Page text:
Daryl G. Jones
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What is the right multiple range for MAR’s hotel segment? Historically, MAR as a company has traded between 10x and 15x EBITDA. Of course, this always included the lower multiple timeshare business. Remember that MAR generates virtually all of its lodging profits from fees; management, incentive, and franchise fees. Surely, fee income should be valued higher than owned EBITDA due to the stability factor and the lack of maintenance capex associated with ownership. If you believe 2009 will be the trough, I cannot see putting a multiple below 10x on fee based EBITDA. On the high side, 15x seems reasonable due to the long-term demand for branded hotels globally.
So, if we throw away the time share business we are left with about $1bn in hotel EBITDA in 2009, per my calculation. Factoring in $400m in notes receivable and all of MAR’s year end debt yields a stock price range of $21 to $35. Other than the receivables, I’m not assuming any disposition value for the roughly $3bn in timeshare assets on the balance sheet. The valuation range leaves 11% downside and 47% upside. I sure wish I had a catalyst.
This is the first time in many quarters where I’ve felt that guidance was reasonable. I’m not saying there won’t be downside but at least estimates are reasonable. So MAR is starting to look interesting but, unfortunately, I cannot say the same thing for HOT: too much timeshare, too many owned hotels, and too much gateway city exposure.
The new CEO, Roland Smith, must get the organization to refocus on the Wendy’s brand. Also to the degree that Arby’s will not be lost in a corporation that did not have the focus of a pure restaurant company, it should perform better too. Roland Smith needs to get the brands off the treadmill of sameness, and provide consumers a reason to eat at Wendy’s and Arby’s.
It’s important to remember that the restaurant industry is a zero sum game. It’s not a coincidence that the mismanagement of the Wendy’s brand has coincided with outsized gains in same-store sales (market share) for both McDonald’s and Burger King. Clearly, part of the success of McDonald’s and Burger King has come on the heels of better advertising, new products and the demise of casual dining. Prior to 2004, when McDonald’s was in shambles, Wendy’s was a clear beneficiary of incremental market share. It’s a cycle that has been repeated many times in the restaurant industry. I’m betting that history repeats itself again.
The new organizational structure allows each business to be dedicated to building each brand independently, an important first step. The new vision for the organization will focus around the slogan, “Serving Fresh Ideas Daily.” According to management, the “Wendy’s/Arby’s Group, Inc. is committed to driving [its] business through fresh, innovative ideas, fresh, high quality food and a fresh, responsive approach to [its] changing business needs.”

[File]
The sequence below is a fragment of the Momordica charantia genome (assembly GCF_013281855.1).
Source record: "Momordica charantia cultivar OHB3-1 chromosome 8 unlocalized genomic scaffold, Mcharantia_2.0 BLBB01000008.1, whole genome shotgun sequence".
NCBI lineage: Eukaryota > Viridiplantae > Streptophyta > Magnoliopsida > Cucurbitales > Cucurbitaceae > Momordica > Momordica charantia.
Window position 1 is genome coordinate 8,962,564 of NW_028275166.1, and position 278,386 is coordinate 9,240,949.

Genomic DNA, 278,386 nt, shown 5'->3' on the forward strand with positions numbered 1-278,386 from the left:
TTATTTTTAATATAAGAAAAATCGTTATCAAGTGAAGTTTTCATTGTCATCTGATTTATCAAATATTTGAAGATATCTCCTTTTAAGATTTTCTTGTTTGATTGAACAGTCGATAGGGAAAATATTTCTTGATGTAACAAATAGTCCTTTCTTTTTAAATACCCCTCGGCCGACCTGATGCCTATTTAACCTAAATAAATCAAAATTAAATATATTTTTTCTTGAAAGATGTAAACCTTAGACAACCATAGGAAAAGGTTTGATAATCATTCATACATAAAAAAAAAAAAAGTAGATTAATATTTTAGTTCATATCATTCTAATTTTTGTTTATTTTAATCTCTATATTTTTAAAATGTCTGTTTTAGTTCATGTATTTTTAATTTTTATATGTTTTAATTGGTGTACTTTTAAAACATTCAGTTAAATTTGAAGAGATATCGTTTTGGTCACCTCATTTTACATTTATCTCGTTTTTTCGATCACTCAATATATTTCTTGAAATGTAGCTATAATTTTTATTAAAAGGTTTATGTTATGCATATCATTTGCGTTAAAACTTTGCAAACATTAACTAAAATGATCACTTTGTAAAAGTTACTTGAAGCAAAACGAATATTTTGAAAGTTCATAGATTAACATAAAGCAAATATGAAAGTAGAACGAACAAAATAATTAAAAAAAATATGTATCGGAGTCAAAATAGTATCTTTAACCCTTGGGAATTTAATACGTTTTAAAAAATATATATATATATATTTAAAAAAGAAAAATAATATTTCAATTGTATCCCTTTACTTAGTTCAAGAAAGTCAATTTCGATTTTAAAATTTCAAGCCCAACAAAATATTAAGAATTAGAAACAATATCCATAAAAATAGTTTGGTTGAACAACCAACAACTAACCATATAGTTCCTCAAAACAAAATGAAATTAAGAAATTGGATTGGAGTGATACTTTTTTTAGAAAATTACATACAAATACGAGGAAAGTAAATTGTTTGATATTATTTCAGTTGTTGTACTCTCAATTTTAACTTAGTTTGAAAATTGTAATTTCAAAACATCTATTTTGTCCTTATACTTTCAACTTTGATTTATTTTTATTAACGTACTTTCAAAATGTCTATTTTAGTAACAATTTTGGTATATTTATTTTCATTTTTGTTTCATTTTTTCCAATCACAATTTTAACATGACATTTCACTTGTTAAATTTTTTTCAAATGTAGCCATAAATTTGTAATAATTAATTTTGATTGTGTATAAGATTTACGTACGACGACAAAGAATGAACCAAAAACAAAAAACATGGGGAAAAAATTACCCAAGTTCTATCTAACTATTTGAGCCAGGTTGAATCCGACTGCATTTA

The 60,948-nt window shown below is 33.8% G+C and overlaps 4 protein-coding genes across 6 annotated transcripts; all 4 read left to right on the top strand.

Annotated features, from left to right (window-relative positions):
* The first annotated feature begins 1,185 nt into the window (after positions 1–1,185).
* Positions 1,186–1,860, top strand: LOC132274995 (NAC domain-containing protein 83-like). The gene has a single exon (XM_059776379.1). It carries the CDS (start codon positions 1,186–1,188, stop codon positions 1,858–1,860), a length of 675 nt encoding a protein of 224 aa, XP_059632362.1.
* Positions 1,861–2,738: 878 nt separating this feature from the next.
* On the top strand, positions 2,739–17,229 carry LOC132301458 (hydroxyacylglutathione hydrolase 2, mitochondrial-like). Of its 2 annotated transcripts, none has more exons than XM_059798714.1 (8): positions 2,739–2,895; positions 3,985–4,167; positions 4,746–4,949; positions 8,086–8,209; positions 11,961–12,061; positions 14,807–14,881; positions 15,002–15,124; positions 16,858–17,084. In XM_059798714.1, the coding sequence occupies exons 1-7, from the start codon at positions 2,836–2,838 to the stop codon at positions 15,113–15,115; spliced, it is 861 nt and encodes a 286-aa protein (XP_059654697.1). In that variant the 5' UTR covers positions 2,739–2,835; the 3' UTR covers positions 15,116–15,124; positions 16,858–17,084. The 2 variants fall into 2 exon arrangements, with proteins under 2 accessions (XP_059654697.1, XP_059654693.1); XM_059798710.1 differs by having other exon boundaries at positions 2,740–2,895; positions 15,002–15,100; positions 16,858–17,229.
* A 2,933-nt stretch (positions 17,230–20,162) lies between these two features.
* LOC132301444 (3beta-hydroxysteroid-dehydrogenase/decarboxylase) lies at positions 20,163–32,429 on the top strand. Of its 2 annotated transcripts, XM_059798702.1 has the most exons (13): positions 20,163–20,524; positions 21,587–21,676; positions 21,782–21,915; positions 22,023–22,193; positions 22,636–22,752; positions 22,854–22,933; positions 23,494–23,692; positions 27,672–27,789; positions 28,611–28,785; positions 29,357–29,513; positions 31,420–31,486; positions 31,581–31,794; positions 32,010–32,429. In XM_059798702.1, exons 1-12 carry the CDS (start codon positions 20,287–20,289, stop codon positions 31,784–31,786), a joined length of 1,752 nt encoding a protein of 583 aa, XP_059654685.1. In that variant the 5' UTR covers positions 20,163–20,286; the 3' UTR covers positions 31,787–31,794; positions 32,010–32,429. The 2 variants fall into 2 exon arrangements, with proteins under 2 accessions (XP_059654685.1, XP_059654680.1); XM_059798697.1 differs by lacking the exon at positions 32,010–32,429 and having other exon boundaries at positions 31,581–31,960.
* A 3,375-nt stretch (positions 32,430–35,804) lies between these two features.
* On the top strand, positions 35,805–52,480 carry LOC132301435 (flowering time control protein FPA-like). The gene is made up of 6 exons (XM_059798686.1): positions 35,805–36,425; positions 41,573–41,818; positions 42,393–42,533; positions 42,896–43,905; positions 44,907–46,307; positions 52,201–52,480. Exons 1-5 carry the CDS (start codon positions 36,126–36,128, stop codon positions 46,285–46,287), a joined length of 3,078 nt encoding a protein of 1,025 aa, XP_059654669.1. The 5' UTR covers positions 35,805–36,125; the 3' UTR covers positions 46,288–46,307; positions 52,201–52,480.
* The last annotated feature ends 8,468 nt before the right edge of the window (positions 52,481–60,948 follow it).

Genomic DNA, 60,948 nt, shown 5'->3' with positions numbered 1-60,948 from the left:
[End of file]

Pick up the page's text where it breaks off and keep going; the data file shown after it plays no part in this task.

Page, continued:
At both brands management must be focused on taking aggressive actions to grow customer traffic, but not at the expense of margins. Currently, WEN is promoting three items at $0.99 that appears to be gaining traction in certain markets. This initiative is short sighted and will not have staying power. Over the long term, the focus should be on upgrading the breakfast offering, offering new products and providing a stronger, more relevant marketing campaign. To that end, the company has said that it plans to reformulate its coffee and retool morning-meal products; new marketing will emphasize the quality of the food.
Management has also stated that it is now focused on customers between the ages of 24 and 49. Looking at the changes in the demographic patters in the U.S., the focus on older customers could be rewarding. The trends for the 18-24 age group over the next 10 years don’t look good (please refer to my August 11 post titled “Young Adult Per Capita Meal & Snack Occasions are Declining”). Additionally, MCD and BKC are already slugging it out for that customer base.
At this point in time, I believe the franchisees system is rallying the troops behind Roland Smith and his management team. Everybody involved inside and outside the company knows there is really only one way to get the stock higher; bring back the customers!
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